I wouldn't say so. As so many wild card teams have had such success in the postseason, I'd say it proves they deserved to be there, making it an improvement over the old playoff system.

As for whether the Yanks get to October via the backdoor: whatever. I'd prefer they not go in as a 2nd place team (which I think is the crux of your beef) but I'll take it. Didn't make me think any less of their wild card opponents over the years.

2007-09-06 09:42:24
22.   rbj
The alternative is to go to 32 teams, with four in each division. Or collapse back to 2 divisions in each league.

I'm fine with the WC, as long as it is only one team per league.

2007-09-06 09:43:21
23.   mehmattski
You know what really cheapened the season? Division races. Like when the 1973 Mets (82-79) took out the Reds (99-63) in a short series, or when the 1987 Twins (85-77) took out the Tigers (99-63).

Oh man, but do you know what really cheapened a season? When a team would completely dominate its league in the regular season and then end up as a footnote to history by losing in a seven game series to a team that struggled to win its own league. I feel for the 1953 Dodgers, the 1954 Indians and the 1964 Yankees.

But no, let's talk about the Wild Card playoffs and how it cheapens the season by letting more teams in than usual. Sure, occasionally there are going to be slip-ups and an 83-win team like the 2006 St. Louis Cardinals will occasionally win it all. But overall, most years there are at least 4 teams in each league with 90+ wins, and they deserve to have a shot at winning the World Series, not be penalized because some other team also had a good year.

And as other said, it could be much, much worse. There could be a computer with a nebulous formula determining, based on human polling and computer calculations, who plays in the World Series. Lighten up, Wild Card doubters- the playoffs are more exciting than they've ever been. If you want to watch a sport where the regular season means anything at all, go watch European soccer. If you want to watch American sports, you need to appreciate the value of playoffs.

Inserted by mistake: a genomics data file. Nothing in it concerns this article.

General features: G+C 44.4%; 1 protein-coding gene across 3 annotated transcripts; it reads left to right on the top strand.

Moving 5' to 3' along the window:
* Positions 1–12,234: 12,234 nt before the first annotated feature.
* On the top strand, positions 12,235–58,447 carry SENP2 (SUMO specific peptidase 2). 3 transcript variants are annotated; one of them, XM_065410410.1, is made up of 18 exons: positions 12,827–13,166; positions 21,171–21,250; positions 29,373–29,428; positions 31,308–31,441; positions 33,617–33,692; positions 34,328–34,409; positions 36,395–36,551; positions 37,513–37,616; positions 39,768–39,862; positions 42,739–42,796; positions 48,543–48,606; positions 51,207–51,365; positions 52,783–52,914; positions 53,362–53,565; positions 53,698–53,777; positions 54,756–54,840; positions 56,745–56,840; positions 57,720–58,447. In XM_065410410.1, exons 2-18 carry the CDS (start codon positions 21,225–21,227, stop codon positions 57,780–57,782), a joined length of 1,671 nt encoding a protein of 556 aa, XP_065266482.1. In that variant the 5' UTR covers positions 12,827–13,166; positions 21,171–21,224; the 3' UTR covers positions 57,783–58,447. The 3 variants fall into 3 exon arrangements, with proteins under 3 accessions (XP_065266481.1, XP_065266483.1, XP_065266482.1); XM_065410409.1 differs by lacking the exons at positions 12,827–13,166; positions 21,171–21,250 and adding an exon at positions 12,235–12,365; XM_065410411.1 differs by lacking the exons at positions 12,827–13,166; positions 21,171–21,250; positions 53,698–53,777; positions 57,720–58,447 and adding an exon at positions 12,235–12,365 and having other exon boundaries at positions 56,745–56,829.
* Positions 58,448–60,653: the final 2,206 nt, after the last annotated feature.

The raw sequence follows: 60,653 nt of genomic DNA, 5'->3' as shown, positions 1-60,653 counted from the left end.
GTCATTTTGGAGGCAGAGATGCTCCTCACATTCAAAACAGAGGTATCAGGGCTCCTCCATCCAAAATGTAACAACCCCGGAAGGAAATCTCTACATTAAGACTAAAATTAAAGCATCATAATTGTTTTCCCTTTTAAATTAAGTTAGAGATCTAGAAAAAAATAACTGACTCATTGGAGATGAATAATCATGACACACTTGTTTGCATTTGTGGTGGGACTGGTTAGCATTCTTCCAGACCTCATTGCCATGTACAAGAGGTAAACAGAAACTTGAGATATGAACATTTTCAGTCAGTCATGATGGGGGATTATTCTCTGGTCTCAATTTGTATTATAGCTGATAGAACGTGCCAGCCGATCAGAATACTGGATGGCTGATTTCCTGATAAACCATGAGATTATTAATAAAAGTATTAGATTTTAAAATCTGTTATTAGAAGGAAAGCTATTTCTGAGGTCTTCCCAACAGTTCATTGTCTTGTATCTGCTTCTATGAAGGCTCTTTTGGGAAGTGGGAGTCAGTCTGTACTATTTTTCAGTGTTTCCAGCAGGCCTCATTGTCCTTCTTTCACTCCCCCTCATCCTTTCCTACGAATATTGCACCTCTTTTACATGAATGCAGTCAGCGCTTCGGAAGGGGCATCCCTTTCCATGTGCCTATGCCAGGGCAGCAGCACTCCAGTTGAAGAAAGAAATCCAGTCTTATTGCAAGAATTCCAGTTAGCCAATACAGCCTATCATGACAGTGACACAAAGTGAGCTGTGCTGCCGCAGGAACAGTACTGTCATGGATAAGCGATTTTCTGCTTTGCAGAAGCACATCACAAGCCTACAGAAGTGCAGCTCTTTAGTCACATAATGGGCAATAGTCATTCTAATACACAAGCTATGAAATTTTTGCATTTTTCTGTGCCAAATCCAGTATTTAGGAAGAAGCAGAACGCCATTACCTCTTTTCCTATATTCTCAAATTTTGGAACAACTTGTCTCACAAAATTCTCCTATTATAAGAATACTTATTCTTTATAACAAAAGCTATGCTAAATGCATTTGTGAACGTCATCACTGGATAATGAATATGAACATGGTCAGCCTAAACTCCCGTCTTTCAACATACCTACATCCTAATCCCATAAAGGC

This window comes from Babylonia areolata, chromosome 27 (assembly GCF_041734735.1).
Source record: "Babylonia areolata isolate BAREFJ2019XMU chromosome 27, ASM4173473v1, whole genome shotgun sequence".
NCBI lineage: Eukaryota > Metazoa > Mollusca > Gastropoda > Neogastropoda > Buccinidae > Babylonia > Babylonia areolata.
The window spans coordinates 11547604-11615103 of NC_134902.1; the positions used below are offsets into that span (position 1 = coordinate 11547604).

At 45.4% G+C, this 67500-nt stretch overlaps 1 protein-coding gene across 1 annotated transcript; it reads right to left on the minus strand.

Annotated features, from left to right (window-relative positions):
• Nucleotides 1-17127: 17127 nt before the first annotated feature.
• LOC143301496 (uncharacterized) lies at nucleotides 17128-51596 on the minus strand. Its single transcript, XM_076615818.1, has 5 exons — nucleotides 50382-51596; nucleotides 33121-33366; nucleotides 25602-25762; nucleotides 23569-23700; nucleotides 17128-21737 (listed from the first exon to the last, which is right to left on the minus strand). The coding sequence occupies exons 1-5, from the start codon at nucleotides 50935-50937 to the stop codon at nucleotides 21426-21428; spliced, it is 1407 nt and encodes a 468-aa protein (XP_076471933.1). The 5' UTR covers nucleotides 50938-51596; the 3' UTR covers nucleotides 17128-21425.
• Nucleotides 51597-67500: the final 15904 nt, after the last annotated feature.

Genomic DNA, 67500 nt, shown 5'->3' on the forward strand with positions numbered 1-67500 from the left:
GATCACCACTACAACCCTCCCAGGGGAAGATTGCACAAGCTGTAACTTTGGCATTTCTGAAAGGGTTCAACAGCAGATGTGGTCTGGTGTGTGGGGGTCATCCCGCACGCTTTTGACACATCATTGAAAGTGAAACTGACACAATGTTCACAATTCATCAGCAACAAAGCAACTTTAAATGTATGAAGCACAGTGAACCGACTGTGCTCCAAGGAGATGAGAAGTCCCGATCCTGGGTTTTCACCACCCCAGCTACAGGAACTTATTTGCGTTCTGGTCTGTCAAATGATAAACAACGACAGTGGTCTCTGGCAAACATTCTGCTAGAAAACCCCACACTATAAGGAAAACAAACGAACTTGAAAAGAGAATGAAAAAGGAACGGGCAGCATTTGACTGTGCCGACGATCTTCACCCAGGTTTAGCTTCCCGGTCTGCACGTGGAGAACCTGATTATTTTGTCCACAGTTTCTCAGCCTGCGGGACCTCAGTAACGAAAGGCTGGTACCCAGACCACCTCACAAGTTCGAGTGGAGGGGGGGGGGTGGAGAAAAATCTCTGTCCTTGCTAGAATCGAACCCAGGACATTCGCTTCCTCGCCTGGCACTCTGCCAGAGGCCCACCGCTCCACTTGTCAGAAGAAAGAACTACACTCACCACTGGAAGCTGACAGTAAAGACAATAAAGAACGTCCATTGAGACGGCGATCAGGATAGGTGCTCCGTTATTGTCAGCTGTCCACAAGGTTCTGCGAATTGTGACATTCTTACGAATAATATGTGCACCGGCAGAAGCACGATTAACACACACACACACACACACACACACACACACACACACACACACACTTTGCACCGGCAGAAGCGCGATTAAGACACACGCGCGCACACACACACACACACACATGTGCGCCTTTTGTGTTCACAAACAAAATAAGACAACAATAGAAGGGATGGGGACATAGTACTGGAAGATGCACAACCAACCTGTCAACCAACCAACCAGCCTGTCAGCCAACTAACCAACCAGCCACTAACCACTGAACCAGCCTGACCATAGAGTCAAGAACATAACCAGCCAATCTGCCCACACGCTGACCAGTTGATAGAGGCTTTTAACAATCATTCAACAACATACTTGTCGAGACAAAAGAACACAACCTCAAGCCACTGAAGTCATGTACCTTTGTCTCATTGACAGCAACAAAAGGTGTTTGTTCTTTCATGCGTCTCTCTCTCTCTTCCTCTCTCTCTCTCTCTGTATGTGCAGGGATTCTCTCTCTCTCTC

2007-09-06 09:50:13
24.   Yankee Fan in Chicago
Call me crazy, but I'm not writing off the division just yet. A lot will depend on the next week. If the Sawx go 4-3 -- say the O's take 1 of 4 this weekend, and then Tampa takes 2 of 3 -- and we go 5-1 vs. KC and Toronto -- we're 4 games back in the lost going into Fenway. Game on. Then we sweep them.
2007-09-06 09:53:58
25.   monkeypants
23 21 et al.

There is no doubt that the WC cheapens the regular season. But that consideration must be weighed against the excitement, interest, moeny, etc. of the post season. the fact that WC teams have doen well in the postseason in no way justifies them getting inot the postseason to begin with. Any team, more or less, could win 12 out of 21 games--even the worst teams in the league. It has been posted over and over again the that the post season is a crapshoot.

Therefore, the regular season should be used to determine who has earned the right to enter the crapshoot. The longer teh regular season, the fewer playoff teams there should be, because in theory there have been more games to determine who has earned that right. Over the longer season luck should balance out, injuries should balance out, matchups should balance out moreso than in a short season sport (like football).

As for teh comparison between European soccer and "American sports"--I'm not really sure I get it. I personally apreciate what makes MLB distinct from other major North American sports, not what it has in common. In the before time, I liked that the post season included very few teams, that the season had many games, that the leagues were distinct and didn't play each other. But alas, those are all gone.